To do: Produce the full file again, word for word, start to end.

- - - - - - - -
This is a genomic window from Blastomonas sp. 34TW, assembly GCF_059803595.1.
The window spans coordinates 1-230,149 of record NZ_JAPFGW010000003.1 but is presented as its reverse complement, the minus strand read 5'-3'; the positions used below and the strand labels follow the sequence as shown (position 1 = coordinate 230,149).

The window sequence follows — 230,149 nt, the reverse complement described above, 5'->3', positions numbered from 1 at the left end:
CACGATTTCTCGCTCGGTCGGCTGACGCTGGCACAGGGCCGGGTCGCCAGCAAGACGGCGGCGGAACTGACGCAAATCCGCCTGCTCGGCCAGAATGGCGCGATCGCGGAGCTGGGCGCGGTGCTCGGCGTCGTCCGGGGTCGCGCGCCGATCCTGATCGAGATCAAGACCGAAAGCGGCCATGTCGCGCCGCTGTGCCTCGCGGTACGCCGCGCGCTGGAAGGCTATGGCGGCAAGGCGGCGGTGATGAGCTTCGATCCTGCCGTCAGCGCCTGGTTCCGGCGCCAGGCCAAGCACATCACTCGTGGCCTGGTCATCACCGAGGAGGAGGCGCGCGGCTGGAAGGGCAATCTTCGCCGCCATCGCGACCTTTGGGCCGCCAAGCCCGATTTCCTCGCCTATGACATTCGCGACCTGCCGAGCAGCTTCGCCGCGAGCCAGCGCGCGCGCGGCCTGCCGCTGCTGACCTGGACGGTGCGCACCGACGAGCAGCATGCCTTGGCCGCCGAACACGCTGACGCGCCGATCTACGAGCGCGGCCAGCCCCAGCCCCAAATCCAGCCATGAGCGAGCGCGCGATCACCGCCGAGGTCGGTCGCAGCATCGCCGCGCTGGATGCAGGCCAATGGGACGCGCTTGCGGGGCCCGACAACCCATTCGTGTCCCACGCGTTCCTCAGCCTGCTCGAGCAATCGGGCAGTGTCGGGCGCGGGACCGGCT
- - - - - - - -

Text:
This is a genomic window from Blastomonas sp. 34TW, assembly GCF_059803595.1.
The window spans coordinates 1-230,149 of record NZ_JAPFGW010000003.1 but is presented as its reverse complement, the minus strand read 5'-3'; the positions used below and the strand labels follow the sequence as shown (position 1 = coordinate 230,149).

The window sequence follows — 230,149 nt, the reverse complement described above, 5'->3', positions numbered from 1 at the left end:
CACGATTTCTCGCTCGGTCGGCTGACGCTGGCACAGGGCCGGGTCGCCAGCAAGACGGCGGCGGAACTGACGCAAATCCGCCTGCTCGGCCAGAATGGCGCGATCGCGGAGCTGGGCGCGGTGCTCGGCGTCGTCCGGGGTCGCGCGCCGATCCTGATCGAGATCAAGACCGAAAGCGGCCATGTCGCGCCGCTGTGCCTCGCGGTACGCCGCGCGCTGGAAGGCTATGGCGGCAAGGCGGCGGTGATGAGCTTCGATCCTGCCGTCAGCGCCTGGTTCCGGCGCCAGGCCAAGCACATCACTCGTGGCCTGGTCATCACCGAGGAGGAGGCGCGCGGCTGGAAGGGCAATCTTCGCCGCCATCGCGACCTTTGGGCCGCCAAGCCCGATTTCCTCGCCTATGACATTCGCGACCTGCCGAGCAGCTTCGCCGCGAGCCAGCGCGCGCGCGGCCTGCCGCTGCTGACCTGGACGGTGCGCACCGACGAGCAGCATGCCTTGGCCGCCGAACACGCTGACGCGCCGATCTACGAGCGCGGCCAGCCCCAGCCCCAAATCCAGCCATGAGCGAGCGCGCGATCACCGCCGAGGTCGGTCGCAGCATCGCCGCGCTGGATGCAGGCCAATGGGACGCGCTTGCGGGGCCCGACAACCCATTCGTGTCCCACGCGTTCCTCAGCCTGCTCGAGCAATCGGGCAGTGTCGGGCGCGGGACCGGCT